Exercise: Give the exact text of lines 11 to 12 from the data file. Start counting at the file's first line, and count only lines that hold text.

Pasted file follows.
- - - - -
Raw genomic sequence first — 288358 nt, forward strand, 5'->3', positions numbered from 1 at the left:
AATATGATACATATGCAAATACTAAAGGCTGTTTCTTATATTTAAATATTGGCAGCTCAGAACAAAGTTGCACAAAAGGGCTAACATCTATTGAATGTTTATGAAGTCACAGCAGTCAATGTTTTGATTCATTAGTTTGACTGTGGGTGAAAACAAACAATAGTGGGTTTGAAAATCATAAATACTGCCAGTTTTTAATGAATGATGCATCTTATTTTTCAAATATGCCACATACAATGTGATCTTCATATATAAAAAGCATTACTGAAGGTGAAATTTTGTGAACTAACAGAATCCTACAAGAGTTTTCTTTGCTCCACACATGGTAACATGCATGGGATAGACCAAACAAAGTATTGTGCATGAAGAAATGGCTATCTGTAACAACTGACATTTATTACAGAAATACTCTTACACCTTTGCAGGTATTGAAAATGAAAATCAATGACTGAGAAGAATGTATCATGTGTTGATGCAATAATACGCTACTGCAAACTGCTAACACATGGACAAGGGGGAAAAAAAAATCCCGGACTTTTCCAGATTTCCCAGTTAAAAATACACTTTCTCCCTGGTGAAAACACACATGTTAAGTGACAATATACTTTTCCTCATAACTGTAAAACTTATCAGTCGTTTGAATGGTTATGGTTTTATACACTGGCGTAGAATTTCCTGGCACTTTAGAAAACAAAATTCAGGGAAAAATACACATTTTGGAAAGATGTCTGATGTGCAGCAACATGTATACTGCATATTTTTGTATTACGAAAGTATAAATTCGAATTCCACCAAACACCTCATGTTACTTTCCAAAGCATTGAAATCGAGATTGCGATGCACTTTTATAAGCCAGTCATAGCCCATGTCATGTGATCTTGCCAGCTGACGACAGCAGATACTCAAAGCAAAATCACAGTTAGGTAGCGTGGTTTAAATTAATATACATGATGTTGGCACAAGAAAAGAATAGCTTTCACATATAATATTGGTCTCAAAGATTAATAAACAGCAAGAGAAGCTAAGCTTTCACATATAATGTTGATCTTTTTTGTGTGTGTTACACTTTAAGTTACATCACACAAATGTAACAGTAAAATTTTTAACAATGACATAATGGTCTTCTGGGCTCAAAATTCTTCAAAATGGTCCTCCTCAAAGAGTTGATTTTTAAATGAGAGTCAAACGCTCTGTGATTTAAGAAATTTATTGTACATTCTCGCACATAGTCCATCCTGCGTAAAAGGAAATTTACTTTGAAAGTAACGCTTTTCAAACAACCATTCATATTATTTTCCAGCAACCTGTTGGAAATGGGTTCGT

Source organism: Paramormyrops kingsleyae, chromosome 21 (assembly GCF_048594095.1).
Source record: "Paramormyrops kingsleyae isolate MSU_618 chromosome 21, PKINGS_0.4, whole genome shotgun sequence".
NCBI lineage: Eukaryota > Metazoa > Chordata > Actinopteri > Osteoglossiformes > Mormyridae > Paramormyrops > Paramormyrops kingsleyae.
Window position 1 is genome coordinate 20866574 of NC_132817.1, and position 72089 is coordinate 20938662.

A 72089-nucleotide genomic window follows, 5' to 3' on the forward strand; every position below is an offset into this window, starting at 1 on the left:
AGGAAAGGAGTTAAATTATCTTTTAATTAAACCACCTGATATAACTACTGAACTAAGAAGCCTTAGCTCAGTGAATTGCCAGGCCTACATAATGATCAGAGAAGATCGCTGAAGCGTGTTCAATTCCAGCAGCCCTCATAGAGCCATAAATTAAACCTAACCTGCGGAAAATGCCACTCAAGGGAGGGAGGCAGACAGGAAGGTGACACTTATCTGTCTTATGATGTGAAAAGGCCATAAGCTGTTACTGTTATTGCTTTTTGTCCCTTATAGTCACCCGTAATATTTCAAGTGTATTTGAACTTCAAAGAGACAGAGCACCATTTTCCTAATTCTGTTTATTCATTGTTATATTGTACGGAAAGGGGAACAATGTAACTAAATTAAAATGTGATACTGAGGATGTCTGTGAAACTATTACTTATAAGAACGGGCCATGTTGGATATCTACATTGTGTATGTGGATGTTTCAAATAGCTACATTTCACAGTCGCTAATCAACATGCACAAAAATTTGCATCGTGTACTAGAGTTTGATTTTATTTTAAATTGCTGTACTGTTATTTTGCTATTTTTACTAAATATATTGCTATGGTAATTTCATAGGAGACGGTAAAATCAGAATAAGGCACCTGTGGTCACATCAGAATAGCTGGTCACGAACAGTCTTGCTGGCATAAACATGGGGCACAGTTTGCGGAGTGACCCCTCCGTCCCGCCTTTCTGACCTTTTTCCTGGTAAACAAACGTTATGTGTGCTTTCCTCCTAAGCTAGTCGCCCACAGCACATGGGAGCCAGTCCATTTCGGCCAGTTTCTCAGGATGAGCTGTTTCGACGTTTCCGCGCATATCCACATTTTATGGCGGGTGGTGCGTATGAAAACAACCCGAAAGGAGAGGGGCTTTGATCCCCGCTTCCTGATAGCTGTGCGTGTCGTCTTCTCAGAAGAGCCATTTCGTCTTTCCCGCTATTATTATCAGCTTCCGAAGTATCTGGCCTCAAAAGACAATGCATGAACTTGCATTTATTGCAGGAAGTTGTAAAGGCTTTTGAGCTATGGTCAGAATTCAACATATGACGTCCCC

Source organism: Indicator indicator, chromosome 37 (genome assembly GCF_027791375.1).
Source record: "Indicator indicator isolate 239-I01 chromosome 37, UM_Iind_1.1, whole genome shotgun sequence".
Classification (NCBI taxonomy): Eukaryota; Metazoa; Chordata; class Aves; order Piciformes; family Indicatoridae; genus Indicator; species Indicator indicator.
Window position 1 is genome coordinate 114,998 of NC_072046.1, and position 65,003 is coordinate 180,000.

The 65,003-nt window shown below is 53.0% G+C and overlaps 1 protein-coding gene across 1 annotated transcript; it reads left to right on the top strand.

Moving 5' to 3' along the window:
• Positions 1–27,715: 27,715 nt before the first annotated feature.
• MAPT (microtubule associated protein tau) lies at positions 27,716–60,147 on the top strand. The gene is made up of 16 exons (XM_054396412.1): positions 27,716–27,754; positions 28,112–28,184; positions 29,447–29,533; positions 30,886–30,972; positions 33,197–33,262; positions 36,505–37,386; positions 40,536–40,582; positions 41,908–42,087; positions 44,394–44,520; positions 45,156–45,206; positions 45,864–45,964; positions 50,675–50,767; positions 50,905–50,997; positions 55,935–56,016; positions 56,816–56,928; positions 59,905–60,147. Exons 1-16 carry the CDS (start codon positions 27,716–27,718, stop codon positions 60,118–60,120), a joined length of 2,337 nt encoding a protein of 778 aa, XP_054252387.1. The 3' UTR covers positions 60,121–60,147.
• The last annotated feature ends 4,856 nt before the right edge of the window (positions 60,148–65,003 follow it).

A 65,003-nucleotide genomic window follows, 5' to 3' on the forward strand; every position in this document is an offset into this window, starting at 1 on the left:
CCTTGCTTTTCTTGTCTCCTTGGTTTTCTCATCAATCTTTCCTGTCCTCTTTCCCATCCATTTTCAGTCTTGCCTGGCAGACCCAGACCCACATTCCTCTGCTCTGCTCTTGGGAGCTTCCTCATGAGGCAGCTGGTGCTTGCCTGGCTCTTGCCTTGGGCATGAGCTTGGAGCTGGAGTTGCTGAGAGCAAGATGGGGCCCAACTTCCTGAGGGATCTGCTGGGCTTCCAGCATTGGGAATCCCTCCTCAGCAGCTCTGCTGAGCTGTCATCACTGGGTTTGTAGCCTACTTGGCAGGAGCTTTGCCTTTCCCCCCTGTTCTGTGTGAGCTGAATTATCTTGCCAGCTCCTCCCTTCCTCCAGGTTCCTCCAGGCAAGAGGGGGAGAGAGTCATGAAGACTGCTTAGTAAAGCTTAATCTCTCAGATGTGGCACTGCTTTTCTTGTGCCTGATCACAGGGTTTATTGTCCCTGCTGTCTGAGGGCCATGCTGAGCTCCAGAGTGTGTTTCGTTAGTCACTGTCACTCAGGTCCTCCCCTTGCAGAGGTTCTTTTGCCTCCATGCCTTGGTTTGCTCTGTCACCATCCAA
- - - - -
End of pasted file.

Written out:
Classification (NCBI taxonomy): Eukaryota; Metazoa; Chordata; class Aves; order Piciformes; family Indicatoridae; genus Indicator; species Indicator indicator.
Window position 1 is genome coordinate 114,998 of NC_072046.1, and position 65,003 is coordinate 180,000.